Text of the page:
Prewar damage control drill, at least in the British Navy, put a great deal of emphasis on shoring of bulkheads, which was probably misplaced. Bulkheads were designed and tested to withstand any head of water they were likely to be exposed to. In the United States Navy, it was recognized almost at once that the loss of Lexington need not have happened had better damage control procedures been in place. Lexington suffered two torpedo hits and three bomb hits at the Battle of the Coral Sea but was able to resume flight operations. However, inadequate damage control procedures led to a gasoline explosion and fires that went out of control and forced the scuttling of the vessel. Thereafter fire fighting became to the Navy what rifle marksmanship was to the infantry: A basic skill expected of all hands.

Lieutenant Harold J. Burke, a Navy reservist who had been deputy chief of the New York City fire department, persuaded the chief of the Bureau of Ships, Rear Admiral Edward L. Cochrane, to equip the fleet with the then-new fog nozzle, which produced a fine spray that was more effective at quenching fire than a solid stream of water. Burke and Lieutenant Thomas A. Kilduff, another reservist formerly with the Boston fire department, trained over 260 instructors to man firefighting schools at every continental naval base. These aimed at building the confidence of damage control parties in their own ability to survive and control major shipboard fires.

Fire fighting equipment and techniques were relatively primitive in all navies at the start of the war, but improved considerably, especially in the U.S. Navy. Some of the lessons of the Lexington disaster had already been absorbed and put into practice by the time of the battle of Midway, where the Yorktown's fuel officer had already introduced the use of carbon dioxide to flush fuel lines and blanket the fuel tanks. The Japanese discovered at Midway, and the Americans with the loss of Wasp, how easily water mains could be broken by shock and fire curtains destroyed by splinters. Portable pumps increased in number and capacity; firefighters were equipped with more and better asbestos suits; and foam was introduced for fighting fuel fires. U.S. warships were equipped with 160-pound (73 kg) handy billies and the larger warships (destroyer and up) were give 500-pound (227 kg) mobile pumps powered by gasoline engines, and hoses and couplings were standardized. The Essex class carriers, designed with fourteen fire mains dependent on ship's power, added two additional fire mains powered by individual gasoline engines, and a foamite system was installed every 100 feet (30 meters) on all aircraft carriers.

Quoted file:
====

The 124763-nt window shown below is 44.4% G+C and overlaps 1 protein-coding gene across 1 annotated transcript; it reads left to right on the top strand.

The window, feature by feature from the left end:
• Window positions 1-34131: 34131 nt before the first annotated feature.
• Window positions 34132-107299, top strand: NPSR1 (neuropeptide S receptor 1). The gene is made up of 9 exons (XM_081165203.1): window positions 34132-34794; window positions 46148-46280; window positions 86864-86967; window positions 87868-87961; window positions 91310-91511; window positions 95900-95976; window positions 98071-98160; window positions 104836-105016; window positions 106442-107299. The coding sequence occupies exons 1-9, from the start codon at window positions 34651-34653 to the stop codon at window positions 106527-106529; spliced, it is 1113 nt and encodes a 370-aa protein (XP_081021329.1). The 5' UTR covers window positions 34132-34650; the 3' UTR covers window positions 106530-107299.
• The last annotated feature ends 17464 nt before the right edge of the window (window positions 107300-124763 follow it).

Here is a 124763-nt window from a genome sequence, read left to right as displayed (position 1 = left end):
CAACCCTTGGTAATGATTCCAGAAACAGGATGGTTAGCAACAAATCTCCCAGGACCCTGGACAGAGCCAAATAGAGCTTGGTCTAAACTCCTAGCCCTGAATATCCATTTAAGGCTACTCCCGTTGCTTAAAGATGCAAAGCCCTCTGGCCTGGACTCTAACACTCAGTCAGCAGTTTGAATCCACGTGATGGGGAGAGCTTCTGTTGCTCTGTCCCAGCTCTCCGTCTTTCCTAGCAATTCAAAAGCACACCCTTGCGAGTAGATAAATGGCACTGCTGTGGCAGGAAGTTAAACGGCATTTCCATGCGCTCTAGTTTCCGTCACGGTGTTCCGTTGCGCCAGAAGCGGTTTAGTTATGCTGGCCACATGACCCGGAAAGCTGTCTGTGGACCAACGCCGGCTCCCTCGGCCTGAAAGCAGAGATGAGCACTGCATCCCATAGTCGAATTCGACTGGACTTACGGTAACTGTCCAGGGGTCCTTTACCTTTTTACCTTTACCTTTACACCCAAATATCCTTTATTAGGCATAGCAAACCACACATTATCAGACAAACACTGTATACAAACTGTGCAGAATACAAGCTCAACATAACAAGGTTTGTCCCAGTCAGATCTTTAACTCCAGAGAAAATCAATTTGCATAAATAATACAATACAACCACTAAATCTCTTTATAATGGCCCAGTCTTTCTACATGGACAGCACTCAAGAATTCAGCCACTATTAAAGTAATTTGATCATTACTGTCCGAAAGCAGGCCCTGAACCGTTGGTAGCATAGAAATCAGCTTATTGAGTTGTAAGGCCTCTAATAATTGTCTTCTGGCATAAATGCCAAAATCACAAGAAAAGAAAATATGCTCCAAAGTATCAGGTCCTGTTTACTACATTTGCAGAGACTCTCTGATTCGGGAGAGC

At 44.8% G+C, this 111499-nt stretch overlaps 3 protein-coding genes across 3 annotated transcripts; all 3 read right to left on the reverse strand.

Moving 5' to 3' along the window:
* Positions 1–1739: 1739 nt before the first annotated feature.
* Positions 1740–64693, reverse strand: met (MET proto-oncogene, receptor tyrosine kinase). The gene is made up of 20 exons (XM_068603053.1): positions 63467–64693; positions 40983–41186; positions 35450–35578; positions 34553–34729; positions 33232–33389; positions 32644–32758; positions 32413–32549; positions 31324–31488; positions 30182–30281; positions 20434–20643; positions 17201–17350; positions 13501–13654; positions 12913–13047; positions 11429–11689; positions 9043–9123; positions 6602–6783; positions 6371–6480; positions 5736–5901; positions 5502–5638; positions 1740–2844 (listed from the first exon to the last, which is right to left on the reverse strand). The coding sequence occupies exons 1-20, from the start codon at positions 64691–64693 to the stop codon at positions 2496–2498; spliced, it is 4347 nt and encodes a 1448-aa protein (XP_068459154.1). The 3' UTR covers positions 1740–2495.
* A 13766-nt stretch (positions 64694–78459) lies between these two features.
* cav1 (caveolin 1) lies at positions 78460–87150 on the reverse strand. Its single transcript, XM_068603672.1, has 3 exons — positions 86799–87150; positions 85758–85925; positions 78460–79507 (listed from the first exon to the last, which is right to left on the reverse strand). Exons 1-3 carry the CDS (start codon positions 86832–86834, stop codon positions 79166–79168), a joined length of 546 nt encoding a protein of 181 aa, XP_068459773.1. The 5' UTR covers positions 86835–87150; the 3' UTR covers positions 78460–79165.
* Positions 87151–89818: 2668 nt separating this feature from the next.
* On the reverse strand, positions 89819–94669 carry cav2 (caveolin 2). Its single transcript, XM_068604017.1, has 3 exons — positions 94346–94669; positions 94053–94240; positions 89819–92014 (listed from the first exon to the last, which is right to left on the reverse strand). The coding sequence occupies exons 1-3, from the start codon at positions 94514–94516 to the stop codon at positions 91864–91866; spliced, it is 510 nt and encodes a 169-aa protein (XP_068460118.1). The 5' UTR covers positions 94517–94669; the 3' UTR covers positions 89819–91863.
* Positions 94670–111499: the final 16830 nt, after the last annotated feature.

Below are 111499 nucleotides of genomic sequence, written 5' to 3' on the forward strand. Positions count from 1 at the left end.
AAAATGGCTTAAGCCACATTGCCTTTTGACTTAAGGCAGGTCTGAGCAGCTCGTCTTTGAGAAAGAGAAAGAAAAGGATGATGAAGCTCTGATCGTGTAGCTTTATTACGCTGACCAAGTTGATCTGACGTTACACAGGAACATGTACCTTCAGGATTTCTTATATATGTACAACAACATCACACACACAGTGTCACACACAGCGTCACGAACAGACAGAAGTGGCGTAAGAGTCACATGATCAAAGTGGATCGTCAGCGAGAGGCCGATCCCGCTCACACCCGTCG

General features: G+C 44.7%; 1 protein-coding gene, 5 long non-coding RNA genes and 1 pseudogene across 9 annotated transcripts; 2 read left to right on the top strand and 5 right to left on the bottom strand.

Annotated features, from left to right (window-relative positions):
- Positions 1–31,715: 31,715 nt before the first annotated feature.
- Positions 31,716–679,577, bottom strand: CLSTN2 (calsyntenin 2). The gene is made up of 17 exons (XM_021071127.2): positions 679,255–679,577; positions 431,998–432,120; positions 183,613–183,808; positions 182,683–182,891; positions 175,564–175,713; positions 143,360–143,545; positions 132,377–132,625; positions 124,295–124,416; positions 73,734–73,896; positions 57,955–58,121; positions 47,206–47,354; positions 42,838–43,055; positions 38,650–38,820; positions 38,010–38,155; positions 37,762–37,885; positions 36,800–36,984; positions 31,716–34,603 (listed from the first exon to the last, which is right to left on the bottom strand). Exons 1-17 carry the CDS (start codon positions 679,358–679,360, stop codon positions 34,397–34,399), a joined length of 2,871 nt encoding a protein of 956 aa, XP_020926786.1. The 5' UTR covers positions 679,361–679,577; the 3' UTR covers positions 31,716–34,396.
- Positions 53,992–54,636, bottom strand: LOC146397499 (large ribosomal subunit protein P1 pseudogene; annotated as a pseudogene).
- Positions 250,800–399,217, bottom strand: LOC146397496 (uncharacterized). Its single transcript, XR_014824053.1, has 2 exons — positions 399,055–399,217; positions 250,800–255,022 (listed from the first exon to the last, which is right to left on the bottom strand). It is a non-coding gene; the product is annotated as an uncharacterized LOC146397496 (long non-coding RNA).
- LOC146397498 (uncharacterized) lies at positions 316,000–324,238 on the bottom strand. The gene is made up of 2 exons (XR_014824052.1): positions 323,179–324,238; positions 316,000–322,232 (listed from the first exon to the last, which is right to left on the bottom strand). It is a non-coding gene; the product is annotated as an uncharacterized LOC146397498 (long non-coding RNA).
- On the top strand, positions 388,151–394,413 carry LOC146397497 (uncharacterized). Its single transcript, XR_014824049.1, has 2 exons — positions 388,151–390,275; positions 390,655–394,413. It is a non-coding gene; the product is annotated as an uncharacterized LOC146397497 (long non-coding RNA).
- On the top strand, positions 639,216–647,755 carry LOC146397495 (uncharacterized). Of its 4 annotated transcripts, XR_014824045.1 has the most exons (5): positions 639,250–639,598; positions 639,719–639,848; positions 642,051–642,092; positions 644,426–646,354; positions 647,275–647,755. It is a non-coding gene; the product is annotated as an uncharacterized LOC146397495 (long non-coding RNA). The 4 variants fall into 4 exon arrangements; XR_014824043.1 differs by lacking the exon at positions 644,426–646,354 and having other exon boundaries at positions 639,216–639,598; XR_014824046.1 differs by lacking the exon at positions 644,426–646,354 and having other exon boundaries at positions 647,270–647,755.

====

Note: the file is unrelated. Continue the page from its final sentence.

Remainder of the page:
By the end of the war, the United States had perfected damage control to the point where Franklin could be saved, and return to the United States under her own power, after experiencing kamikaze hits that set off numerous secondary explosions in her hanger. There can be little doubt that Franklin would have been lost had her crew been trained and equipped for damage control in the same way that the crew of Lexington was when the latter was lost at Coral Sea. All of her fire mains were knocked out except for one gasoline-powered main, which operated continuously for eight hours. A case can be made that American damage control became too good: Some 21 warships hit by kamikazes in the last year of the war were saved from sinking by heroic damage control work, only to be ruled constructive total losses, too damaged for economic repair. These were scrapped or sunk as practice targets or, in one case, towed into the combat zone as a decoy. The effort put into "saving" these ships might better have been employed getting the crews off as safely as possible.